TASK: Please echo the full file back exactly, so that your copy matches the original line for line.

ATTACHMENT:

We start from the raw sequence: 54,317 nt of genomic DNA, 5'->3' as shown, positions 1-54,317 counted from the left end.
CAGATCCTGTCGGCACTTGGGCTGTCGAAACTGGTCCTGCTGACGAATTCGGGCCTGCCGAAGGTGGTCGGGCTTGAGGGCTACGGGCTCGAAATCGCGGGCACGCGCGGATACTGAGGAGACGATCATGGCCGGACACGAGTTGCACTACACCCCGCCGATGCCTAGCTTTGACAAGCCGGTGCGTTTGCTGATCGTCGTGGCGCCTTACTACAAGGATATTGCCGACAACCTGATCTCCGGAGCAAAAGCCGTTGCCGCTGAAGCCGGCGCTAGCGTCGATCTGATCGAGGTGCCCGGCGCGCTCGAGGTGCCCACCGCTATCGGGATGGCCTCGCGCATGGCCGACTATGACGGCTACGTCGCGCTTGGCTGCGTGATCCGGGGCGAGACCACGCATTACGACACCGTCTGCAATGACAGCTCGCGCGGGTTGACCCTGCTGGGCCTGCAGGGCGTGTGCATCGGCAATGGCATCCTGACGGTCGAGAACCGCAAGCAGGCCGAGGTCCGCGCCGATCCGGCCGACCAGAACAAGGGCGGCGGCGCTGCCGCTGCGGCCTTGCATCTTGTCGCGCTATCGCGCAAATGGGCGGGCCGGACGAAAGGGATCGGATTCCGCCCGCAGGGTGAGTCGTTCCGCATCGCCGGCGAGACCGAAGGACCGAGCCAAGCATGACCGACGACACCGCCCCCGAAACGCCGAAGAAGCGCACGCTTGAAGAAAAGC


We start from the raw sequence: 54,317 nt of genomic DNA, 5'->3' as shown, positions 1-54,317 counted from the left end.
CAGATCCTGTCGGCACTTGGGCTGTCGAAACTGGTCCTGCTGACGAATTCGGGCCTGCCGAAGGTGGTCGGGCTTGAGGGCTACGGGCTCGAAATCGCGGGCACGCGCGGATACTGAGGAGACGATCATGGCCGGACACGAGTTGCACTACACCCCGCCGATGCCTAGCTTTGACAAGCCGGTGCGTTTGCTGATCGTCGTGGCGCCTTACTACAAGGATATTGCCGACAACCTGATCTCCGGAGCAAAAGCCGTTGCCGCTGAAGCCGGCGCTAGCGTCGATCTGATCGAGGTGCCCGGCGCGCTCGAGGTGCCCACCGCTATCGGGATGGCCTCGCGCATGGCCGACTATGACGGCTACGTCGCGCTTGGCTGCGTGATCCGGGGCGAGACCACGCATTACGACACCGTCTGCAATGACAGCTCGCGCGGGTTGACCCTGCTGGGCCTGCAGGGCGTGTGCATCGGCAATGGCATCCTGACGGTCGAGAACCGCAAGCAGGCCGAGGTCCGCGCCGATCCGGCCGACCAGAACAAGGGCGGCGGCGCTGCCGCTGCGGCCTTGCATCTTGTCGCGCTATCGCGCAAATGGGCGGGCCGGACGAAAGGGATCGGATTCCGCCCGCAGGGTGAGTCGTTCCGCATCGCCGGCGAGACCGAAGGACCGAGCCAAGCATGACCGACGACACCGCCCCCGAAACGCCGAAGAAGCGCACGCTTGAAGAAAAGC